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In major shift, the world of the retarded broadens

[Times photo: James Borchuck]
Clay buttons, made in the PARC fine arts studio in St. Petersburg, are on diplay and for sale at the PARC gift shop.


© St. Petersburg Times, published December 6, 2000

ST. PETERSBURG -- With complete concentration, Mumcy Givens paints a still life of vibrant flowers, unaware that she sits at her easel because of a major philosophical shift in caring for people like her. Givens, 63, has an IQ of 42, less than half that of a person with normal intelligence.

Five years ago, Givens would have joined her peers at the Pinellas Association for Retarded Children in a community room equipped with tables and chairs, perhaps a TV, and spent her days in passivity. Or she would have been assigned tasks from a limited list to be performed in the secluded, protective environment of the PARC campus, at 3190 Tyrone Blvd. N.

Not anymore.

Givens, along with PARC's other adult "consumers," as PARC calls its clients, can choose how they want to learn, grow, spend a day or a lifetime.

"This is the new climate for the developmentally disabled," said Kathy McGhee, PARC vice president. "It's the realization that these people are capable of telling us what they want and need, that they can make choices."

Givens usually chooses the art studio.

"It has given her new ways of thinking, new ways to experience the world," said McGhee, a 27-year-veteran of PARC who conceived the arts program, which is the first phase of a total reshaping of the agency's programs for adults.

"In the past," said Karen Higgins, manager of the program, "you came and got whatever we offered. Crafts, contract work, daily living skills, or just a place to be. We told them what they were going to learn, and what we offered was minimal. Now we are offering them multiple choices they've never had before."

PARC's master plan is to phase out the sheltered workshop, in which the PARC clients were paid to work on simple projects such as assembling parts, contracted by outside businesses. The sheltered workshop was an innovation 25 years ago, but now it is considered outdated. Instead, said McGhee, the building will have a series of studios offering computer training, a photography lab, painting, drawing, claywork, sculpting "and anything else they tell us they would like to learn," McGhee said.

[Times photo: James Borchuck]
Patty Comstock makes a sculpture of Santa Claus out of clay at the Pinellas Association For Retarded Children Fine Arts Studio in St. Petersburg. Artists can sell their work or keep it.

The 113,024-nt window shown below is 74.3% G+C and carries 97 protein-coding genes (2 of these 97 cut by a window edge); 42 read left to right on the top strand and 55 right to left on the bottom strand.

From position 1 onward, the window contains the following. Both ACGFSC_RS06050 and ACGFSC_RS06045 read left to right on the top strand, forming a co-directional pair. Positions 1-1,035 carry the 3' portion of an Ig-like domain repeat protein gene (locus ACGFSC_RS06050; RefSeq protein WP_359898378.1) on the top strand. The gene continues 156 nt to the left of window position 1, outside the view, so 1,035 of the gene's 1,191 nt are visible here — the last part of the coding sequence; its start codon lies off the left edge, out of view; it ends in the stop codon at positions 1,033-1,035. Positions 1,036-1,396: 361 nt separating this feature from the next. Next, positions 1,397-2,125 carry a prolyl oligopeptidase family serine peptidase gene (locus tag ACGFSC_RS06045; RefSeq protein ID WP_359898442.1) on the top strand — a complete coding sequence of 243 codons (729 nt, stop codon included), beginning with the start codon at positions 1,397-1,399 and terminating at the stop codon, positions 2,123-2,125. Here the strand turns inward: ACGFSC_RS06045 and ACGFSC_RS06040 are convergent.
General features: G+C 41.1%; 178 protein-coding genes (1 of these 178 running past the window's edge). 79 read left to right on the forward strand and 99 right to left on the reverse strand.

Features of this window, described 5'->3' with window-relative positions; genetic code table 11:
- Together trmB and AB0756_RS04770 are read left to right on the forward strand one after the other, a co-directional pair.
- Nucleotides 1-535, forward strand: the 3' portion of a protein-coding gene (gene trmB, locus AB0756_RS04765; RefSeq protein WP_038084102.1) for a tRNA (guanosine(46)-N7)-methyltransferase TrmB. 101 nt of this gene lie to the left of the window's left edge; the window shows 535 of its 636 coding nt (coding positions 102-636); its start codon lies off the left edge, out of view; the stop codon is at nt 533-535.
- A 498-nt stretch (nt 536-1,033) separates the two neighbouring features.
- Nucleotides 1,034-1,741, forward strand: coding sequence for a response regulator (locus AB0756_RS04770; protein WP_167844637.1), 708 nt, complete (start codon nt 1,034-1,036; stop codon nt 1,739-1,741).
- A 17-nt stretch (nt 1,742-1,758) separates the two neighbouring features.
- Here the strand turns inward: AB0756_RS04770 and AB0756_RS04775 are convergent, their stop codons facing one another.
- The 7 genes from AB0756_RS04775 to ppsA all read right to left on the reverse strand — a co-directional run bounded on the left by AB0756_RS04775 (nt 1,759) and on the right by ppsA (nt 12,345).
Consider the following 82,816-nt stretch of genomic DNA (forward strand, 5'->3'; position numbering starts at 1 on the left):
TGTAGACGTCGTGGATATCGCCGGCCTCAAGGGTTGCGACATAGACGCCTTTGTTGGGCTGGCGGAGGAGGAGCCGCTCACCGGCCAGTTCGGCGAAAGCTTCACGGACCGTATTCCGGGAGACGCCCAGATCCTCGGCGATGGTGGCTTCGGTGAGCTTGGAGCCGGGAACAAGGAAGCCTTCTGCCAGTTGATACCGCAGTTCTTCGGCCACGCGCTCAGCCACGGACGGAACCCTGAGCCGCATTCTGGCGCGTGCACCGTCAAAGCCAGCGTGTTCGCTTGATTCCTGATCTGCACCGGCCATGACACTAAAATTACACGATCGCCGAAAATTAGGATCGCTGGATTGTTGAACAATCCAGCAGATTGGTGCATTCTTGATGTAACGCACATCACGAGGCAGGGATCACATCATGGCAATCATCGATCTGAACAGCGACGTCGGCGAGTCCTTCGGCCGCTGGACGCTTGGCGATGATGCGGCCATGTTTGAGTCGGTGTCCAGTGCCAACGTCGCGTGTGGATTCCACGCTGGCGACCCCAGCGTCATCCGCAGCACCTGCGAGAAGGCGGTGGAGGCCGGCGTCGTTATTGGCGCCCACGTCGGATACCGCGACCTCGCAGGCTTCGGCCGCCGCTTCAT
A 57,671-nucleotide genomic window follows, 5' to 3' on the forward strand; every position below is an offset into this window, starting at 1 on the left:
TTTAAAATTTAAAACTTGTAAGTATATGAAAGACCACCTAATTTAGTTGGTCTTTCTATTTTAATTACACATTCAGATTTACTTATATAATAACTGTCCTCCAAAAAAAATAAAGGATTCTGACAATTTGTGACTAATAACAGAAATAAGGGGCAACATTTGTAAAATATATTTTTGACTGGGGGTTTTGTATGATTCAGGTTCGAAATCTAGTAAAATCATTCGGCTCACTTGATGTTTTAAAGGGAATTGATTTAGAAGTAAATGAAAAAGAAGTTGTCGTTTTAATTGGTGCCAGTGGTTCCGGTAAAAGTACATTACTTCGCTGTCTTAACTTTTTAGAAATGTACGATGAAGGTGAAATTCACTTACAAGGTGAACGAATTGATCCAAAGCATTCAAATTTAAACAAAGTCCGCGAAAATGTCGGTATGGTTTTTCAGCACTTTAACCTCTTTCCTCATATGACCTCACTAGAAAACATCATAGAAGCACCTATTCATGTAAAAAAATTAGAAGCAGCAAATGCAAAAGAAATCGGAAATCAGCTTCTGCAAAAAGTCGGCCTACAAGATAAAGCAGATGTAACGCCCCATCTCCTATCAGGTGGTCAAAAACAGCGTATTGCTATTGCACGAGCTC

"Our programs will be based on what our consumers and their families tell us they want. If they want to learn independent travel skills, we'll offer it. If they want business skills, we'll offer it. If we need to build eight more independent living facilities, we'll find a way to do it."

"We will still have employment components," said Higgins, "so those who want to work can. But they will be off-campus with non-disabled co-workers."

Tom and Olita Childress sit together at a table drawing with colored pencils. Tom Childress, 60, always draws trains or planes. "My daddy worked on a train," he said. His wife, who is 64, prefers flowers. They have been married two years, though they met about 20 years ago in the garden at PARC. Each lived in a separate residential facility for years. Now they share a house.

"They decided they wanted to marry," said Higgins. "And we put together the support they needed to make it happen."

"We both clean and cook," said Childress, who, like his wife, has an IQ of about 55. "I'm a good guy. Don't smoke, drink or take pills. We had our honeymoon on the Amtrak train."

Adults qualifying for the program have IQs below 69 and one or two significant disabilities such as spina bifida or autism, Higgins and McGhee say. The program also serves adults with slightly higher IQs who are mentally ill.

Funding comes from the state's Developmental Disabilities Program and partnerships with individuals and businesses. PARC's guild, the League to Aid Retarded Children, put up the money for supplies. Creative Clay, an agency that teaches art classes for the disabled, trained staff members. Volunteer Dick Gomez made all the tables and chairs in the studio, and a father of one of the clients painted the space. Publix Super Markets donated money to outfit the studio, which has its own kiln.

The clay studio is Betsy Blake's domain. The 41-year-old, who has been enrolled in the day program since 1985, spends hours making textured ornaments that she will glaze and bake, then sell in the studio's new gift shop.

"To her, being an artist is her job now," said Higgins. "She's proud of what she does."

Like most artists, Givens is not easily satisfied. She often skips lunch to finish a painting, and when it is finished, she will begin a new painting on top of it before the paint has dried, a practice called pentimento, though Givens does not care to know that.

She has only painted for six months, coming to PARC after her mother died.

"She was so protected, she rarely left her house," said Higgins. "She would probably test higher but she's had so little experience. She never had friends. Now she has three here, and they do whatever she decides to do, painting or sculpture, each day. She loves that."

Givens, who will answers questions but does not look up from her still life during conversation, pauses and studies the reds and yellows on her canvas. She dips her brush in red, re-painting all the flowers and obliterating a morning's work.

"Why did you do that?" she is asked.

She says nothing and smiles.

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